It has shown to be most effective in people who are sick with COVID-19 and have underlying conditions, but are not yet sick enough to be hospitalized and who don’t need oxygen therapy. It also is approved for pediatric patients older than 12.

“Given that there are many, many people with COVID-19 who would qualify for this medication, I wish it could be offered to everyone,” Barron said.

The drug is only authorized for people in that 10-day post-symptom — sick but not too sick — window, and its label warns it could actually worsen outcomes in hospitalized patients who need oxygen or ventilation.

Eli Lilly makes bamlanivimab, and the company Regeneron has a very similar drug cocktail — Casirivimab and Imdevimab — that was granted emergency use authorization Nov. 21. Regeneron’s version of the monoclonal antibodies made headlines when it was administered in October to President Donald Trump through a compassionate use program.

Hunter said the two versions will likely soon be used interchangeably, as supplies of both become more available.

It essentially works the same as convalescent plasma therapy, Hunter said, which uses blood from people who have recovered from the illness by using their antibodies to help people fight the virus. However bamlanivimab is made synthetically in a lab.

“Monoclonal antibodies are laboratory-made proteins that mimic the immune system’s ability to fight off harmful antigens such as viruses,” according to the FDA. “Bamlanivimab is a monoclonal antibody that is specifically directed against the spike protein of SARS-CoV-2, designed to block the virus’ attachment and entry into human cells.”

While the drugs are not a cure, as claimed by Trump, Hunter said, “It’s another tool we have, and one that hopefully keeps people out of the hospital. What studies are showing is an increase in the chance of keeping the disease at a mild to moderate stage and keeping it from progressing to severe COVID.”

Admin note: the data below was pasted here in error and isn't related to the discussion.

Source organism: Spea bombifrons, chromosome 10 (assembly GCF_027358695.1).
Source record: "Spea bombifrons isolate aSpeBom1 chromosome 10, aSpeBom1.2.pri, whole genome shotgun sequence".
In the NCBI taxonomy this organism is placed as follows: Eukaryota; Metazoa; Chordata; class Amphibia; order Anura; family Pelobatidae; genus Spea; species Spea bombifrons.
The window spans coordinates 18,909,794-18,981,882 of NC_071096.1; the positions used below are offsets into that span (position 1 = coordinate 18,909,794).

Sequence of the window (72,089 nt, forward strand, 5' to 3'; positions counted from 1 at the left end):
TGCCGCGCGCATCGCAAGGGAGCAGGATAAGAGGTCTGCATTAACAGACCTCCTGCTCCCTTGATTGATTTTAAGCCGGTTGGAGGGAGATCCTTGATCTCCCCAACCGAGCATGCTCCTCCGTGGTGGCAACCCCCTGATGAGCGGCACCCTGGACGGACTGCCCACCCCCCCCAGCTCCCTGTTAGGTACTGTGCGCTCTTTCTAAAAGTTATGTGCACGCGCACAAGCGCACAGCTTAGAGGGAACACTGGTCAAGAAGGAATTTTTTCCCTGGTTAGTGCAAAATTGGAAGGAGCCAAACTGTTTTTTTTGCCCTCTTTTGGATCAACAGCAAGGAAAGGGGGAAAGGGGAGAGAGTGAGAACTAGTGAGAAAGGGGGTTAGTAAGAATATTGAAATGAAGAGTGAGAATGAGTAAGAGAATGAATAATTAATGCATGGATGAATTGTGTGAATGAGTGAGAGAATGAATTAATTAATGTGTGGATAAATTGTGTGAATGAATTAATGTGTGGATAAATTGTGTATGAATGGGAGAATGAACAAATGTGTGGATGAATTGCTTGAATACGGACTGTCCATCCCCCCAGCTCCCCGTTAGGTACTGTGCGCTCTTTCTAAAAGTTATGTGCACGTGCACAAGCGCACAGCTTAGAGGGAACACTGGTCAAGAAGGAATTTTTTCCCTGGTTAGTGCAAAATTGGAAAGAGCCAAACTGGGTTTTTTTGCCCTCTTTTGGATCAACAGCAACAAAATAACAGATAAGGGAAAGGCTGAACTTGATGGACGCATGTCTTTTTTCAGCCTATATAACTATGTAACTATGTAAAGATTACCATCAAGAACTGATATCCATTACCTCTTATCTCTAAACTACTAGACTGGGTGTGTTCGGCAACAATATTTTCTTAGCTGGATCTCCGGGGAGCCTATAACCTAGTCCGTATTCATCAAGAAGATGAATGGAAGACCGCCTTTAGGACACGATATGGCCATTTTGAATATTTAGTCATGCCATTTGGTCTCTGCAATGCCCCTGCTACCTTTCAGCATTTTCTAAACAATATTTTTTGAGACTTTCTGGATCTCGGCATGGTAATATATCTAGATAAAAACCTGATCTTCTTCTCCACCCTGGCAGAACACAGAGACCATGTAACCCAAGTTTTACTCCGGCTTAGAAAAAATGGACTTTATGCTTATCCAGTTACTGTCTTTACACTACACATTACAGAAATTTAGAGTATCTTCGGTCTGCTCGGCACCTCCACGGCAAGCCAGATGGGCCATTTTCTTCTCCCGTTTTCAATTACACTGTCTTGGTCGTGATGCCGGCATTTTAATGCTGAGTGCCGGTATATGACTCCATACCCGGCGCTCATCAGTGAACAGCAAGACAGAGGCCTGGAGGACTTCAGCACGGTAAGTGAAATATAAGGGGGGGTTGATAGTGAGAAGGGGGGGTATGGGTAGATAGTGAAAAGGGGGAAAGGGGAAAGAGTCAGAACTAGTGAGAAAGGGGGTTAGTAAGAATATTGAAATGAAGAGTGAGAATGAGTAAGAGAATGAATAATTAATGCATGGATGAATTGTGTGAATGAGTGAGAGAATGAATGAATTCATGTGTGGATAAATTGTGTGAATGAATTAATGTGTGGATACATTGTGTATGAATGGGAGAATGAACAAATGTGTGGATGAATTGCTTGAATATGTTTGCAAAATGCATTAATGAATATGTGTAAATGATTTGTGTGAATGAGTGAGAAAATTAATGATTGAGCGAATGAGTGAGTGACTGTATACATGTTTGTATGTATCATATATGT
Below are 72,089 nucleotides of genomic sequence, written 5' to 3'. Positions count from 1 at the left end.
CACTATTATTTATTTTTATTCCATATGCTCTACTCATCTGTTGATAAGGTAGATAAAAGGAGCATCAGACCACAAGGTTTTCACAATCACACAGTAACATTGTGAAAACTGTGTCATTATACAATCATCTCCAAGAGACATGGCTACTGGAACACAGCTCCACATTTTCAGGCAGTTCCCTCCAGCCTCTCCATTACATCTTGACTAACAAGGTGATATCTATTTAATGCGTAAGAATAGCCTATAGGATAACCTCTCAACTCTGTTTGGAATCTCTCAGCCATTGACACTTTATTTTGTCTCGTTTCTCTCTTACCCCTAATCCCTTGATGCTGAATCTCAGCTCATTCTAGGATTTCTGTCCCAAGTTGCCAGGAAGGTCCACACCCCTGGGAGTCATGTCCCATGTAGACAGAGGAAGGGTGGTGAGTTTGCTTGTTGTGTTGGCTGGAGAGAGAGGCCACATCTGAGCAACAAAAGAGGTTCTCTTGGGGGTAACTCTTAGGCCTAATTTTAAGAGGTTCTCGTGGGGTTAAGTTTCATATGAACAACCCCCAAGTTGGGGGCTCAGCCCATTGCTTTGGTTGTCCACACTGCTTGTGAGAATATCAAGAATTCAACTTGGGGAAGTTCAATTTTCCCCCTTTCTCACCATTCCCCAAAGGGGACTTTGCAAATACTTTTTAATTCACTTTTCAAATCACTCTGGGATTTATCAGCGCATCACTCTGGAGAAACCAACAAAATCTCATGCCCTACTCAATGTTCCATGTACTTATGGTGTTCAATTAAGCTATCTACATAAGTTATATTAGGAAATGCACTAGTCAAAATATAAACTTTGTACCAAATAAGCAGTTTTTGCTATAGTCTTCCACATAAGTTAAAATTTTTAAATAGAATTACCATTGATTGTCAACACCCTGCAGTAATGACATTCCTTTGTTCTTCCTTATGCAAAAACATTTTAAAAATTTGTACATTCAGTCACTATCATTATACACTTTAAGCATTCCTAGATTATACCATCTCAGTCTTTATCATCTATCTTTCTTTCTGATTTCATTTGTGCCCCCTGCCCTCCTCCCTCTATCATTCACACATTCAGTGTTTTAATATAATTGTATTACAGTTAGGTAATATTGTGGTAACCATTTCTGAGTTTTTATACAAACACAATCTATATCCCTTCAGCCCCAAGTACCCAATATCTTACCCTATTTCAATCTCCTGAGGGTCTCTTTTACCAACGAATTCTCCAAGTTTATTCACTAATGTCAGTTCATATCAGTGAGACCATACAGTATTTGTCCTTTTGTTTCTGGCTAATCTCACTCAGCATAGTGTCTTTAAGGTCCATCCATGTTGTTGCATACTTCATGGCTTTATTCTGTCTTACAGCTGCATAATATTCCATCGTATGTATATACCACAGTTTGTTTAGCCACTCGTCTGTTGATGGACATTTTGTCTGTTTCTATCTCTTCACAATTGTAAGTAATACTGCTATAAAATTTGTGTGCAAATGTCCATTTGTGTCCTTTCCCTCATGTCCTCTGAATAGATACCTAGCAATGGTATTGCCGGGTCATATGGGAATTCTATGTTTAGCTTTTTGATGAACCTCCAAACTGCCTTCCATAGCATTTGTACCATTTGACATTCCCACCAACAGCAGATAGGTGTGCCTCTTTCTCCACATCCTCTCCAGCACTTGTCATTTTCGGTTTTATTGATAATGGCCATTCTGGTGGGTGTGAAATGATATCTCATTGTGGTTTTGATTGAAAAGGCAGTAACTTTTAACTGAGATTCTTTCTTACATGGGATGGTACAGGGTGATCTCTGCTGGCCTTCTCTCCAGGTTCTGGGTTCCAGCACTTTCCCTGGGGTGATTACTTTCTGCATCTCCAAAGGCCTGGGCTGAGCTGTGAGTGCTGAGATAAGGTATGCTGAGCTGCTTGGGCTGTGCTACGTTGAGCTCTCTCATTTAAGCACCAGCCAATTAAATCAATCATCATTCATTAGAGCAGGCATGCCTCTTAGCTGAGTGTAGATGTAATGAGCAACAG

Hunter also noted it’s “certainly not the end all, be all of therapeutics we’d like to see with this disease, but it’s a step in the right direction.”

At this time, Hunter said between the federal government and insurance companies, patients and hospitals are not having trouble getting the bulk of the cost of treatment covered.

As of Friday, there were just the two patients to receive bamlanivimab at the Steamboat medical center, but Hunter was hopeful to see more receive it soon.

He said they were closely monitoring Fischer.

“If the body rejects it, you usually see that within 15 minutes,” he said. “There have been very few adverse events noted with the medication — we don’t expect to have any problems.”

For Fischer, the hardest part of the past 10 months has been the isolation.

But for his experience of contracting COVID-19, he could not say enough good things about the staff at Casey’s Pond. He has no idea how he contracted it, Fischer said, but they caught it quickly with both a rapid and PCR test, while isolating him from everyone else.

“They do a fantastic job at keeping everyone as safe as possible,” he said.

And Fischer has equally glowing things to say about his experience as the first bamlanivimab patient at the hospital. From getting him approved to the infusion process that lasted about an hour and a half, “They did a fantastic job — I can’t give enough kudos.”